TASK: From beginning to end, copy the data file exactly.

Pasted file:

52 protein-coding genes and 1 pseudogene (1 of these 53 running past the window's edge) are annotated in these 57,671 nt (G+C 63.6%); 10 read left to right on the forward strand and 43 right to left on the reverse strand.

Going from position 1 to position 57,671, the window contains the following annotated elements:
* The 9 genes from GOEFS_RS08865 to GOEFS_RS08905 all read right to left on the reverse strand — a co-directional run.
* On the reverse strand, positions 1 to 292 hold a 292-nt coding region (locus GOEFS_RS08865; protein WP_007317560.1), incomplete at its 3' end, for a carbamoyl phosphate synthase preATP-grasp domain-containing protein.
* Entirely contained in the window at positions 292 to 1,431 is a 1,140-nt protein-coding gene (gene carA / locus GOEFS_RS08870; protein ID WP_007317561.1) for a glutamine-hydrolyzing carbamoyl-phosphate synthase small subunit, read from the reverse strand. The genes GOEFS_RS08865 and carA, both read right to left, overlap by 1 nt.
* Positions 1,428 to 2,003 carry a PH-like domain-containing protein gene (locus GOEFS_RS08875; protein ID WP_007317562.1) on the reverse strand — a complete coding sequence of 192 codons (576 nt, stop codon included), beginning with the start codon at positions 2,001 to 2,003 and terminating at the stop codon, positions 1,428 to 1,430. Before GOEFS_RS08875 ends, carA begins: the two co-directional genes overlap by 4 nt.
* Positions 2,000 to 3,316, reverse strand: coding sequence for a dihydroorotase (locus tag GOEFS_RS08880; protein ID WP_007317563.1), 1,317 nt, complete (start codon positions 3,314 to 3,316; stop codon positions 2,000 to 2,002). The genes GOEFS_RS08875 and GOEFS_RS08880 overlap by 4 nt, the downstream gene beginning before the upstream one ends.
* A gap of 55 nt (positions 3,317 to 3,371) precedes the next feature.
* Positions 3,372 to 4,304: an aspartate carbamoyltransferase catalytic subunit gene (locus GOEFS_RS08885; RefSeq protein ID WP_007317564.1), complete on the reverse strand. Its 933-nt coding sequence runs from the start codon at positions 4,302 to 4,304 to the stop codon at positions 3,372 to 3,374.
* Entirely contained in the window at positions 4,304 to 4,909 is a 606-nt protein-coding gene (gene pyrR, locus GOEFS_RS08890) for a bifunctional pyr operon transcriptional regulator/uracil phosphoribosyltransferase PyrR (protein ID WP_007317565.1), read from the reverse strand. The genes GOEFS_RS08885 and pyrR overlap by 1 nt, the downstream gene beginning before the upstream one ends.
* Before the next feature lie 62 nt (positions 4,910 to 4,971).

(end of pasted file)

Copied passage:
52 protein-coding genes and 1 pseudogene (1 of these 53 running past the window's edge) are annotated in these 57,671 nt (G+C 63.6%); 10 read left to right on the forward strand and 43 right to left on the reverse strand.

Going from position 1 to position 57,671, the window contains the following annotated elements:
* The 9 genes from GOEFS_RS08865 to GOEFS_RS08905 all read right to left on the reverse strand — a co-directional run.
* On the reverse strand, positions 1 to 292 hold a 292-nt coding region (locus GOEFS_RS08865; protein WP_007317560.1), incomplete at its 3' end, for a carbamoyl phosphate synthase preATP-grasp domain-containing protein.
* Entirely contained in the window at positions 292 to 1,431 is a 1,140-nt protein-coding gene (gene carA / locus GOEFS_RS08870; protein ID WP_007317561.1) for a glutamine-hydrolyzing carbamoyl-phosphate synthase small subunit, read from the reverse strand. The genes GOEFS_RS08865 and carA, both read right to left, overlap by 1 nt.
* Positions 1,428 to 2,003 carry a PH-like domain-containing protein gene (locus GOEFS_RS08875; protein ID WP_007317562.1) on the reverse strand — a complete coding sequence of 192 codons (576 nt, stop codon included), beginning with the start codon at positions 2,001 to 2,003 and terminating at the stop codon, positions 1,428 to 1,430. Before GOEFS_RS08875 ends, carA begins: the two co-directional genes overlap by 4 nt.
* Positions 2,000 to 3,316, reverse strand: coding sequence for a dihydroorotase (locus tag GOEFS_RS08880; protein ID WP_007317563.1), 1,317 nt, complete (start codon positions 3,314 to 3,316; stop codon positions 2,000 to 2,002). The genes GOEFS_RS08875 and GOEFS_RS08880 overlap by 4 nt, the downstream gene beginning before the upstream one ends.
* A gap of 55 nt (positions 3,317 to 3,371) precedes the next feature.
* Positions 3,372 to 4,304: an aspartate carbamoyltransferase catalytic subunit gene (locus GOEFS_RS08885; RefSeq protein ID WP_007317564.1), complete on the reverse strand. Its 933-nt coding sequence runs from the start codon at positions 4,302 to 4,304 to the stop codon at positions 3,372 to 3,374.
* Entirely contained in the window at positions 4,304 to 4,909 is a 606-nt protein-coding gene (gene pyrR, locus GOEFS_RS08890) for a bifunctional pyr operon transcriptional regulator/uracil phosphoribosyltransferase PyrR (protein ID WP_007317565.1), read from the reverse strand. The genes GOEFS_RS08885 and pyrR overlap by 1 nt, the downstream gene beginning before the upstream one ends.
* Before the next feature lie 62 nt (positions 4,910 to 4,971).